God’s Word demands our utmost, not our least. It is not a magazine. It contains things “hard to be understood” (2 Peter 3:16). In fact, the writers themselves did not always understand what they were writing (1 Peter 1:10-11). The Ethiopian eunuch could not grasp the meaning of Isaiah 53 without the help of Philip and the Holy Spirit (Acts 8:26-35).

A good translation elevates the people to the Bible, rather than lowering the Bible to the people. The Bible tells of events and reveals truths that are worth building a life on and staking eternity on; its words should convey gravitas—weight, authority, and power. Look at Genesis 22:1-2: “And it came to pass after these things, that God did tempt Abraham, and said unto him, ‘Abraham’: and he said, ‘Behold,here I am.’ And he said, ‘Take now thy son, thine only son Isaac, whom thou lovest, and get thee into the land of Moriah…’” Compare the featherweight tone of the CEV: “Some years later God decided to test Abraham, so he spoke to him…The Lord said, ‘Go get Isaac…’”

1 Samuel 15:22 illustrates the same principle. First the KJV: “And Samuel said, ‘Hath the LORD as great delight in burnt offerings and sacrifices, as in obeying the voice of the LORD?’” Now the CEV: “‘Tell me,’ Samuel said, ‘Does the Lord really want sacrifices and offerings? No! He doesn’t want your sacrifices. He wants you to obey Him.’”

With the DE renditions, the awe is lost. The KJV is dignified not because it is archaic, but because it employs timeless wording and stately rhythms. Moreover, an archaic ring is not necessarily a flaw—it better fits the telling of events that occurred thousands of years ago, and helps to check what C. S. Lewis called “chronological snobbery”—our constant tendency to overvalue the events and beliefs of our own era, and to dismiss the significance of all that has preceded us.

10. DE Blurs the Gospel Message  While the gospel is in every version, and God has blessed His word in DE form, there is still a danger here.


Consider Psalm 32:1-2 

  • ESV: “Blessed is the one whose transgression is forgiven, whose sin is covered. Blessed is the man against whom the LORD counts no iniquity, and in whose spirit there is no deceit.”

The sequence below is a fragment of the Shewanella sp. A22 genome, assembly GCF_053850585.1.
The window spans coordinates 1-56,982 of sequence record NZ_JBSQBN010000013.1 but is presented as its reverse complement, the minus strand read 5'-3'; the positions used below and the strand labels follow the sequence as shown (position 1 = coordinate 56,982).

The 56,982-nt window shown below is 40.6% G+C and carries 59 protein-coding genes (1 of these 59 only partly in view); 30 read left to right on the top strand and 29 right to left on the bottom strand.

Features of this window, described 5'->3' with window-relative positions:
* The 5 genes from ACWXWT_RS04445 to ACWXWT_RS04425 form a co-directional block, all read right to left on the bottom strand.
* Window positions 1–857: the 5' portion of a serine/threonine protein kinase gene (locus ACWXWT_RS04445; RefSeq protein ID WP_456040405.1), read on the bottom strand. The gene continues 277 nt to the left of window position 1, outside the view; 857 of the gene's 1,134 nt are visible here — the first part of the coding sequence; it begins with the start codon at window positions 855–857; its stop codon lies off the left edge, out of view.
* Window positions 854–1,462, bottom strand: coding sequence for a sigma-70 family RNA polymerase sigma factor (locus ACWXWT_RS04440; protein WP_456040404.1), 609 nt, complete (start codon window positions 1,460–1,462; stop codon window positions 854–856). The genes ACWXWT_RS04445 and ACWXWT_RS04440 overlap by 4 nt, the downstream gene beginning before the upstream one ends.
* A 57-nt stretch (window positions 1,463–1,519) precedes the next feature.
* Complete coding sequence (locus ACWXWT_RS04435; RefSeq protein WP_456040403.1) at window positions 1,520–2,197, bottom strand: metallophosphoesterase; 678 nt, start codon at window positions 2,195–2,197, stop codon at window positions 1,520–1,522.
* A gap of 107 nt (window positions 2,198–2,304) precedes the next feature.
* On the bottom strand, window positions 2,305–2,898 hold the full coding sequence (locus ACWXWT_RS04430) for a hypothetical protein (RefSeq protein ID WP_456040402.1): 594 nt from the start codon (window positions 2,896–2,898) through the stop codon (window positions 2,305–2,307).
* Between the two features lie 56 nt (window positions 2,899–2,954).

• The Message: “Count yourself lucky, how happy you must be—you get a fresh start, your slate’s wiped clean. Count yourself lucky—God holds nothing against you and you’re holding nothing back from him.”

We face the same concern with John 3:5. 

  • ESV: “Jesus answered, ‘Truly, truly, I say to you, unless one is born of water and the Spirit, he cannot enter the kingdom of God.’”
  • The Message: “Jesus said, ‘You’re not listening. Let me say it again. Unless a person submits to this original creation—the “wind hovering over the water” creation, the invisible moving the visible, a baptism into a new life—it’s not possible to enter God’s kingdom.’”

Does forgiveness of sins really come from getting “lucky” with God, or from submitting to “this original creation”?


DE translations clearly do not measure up and really should not be considered as proper Bibles. We may find a use for them as commentaries, because that is truly what they are. In contrast, Essentially Literal translations (KJV, NKJV, ESV, NASB, and the New Translation by John Darby) have carefully preserved the accuracy (2 Timothy 2:15), majesty (Psalm 29:4-5), sufficiency (Matthew 4:4), and power of the Bible (Psalm 119:11).


David Vallance MD

Used by permission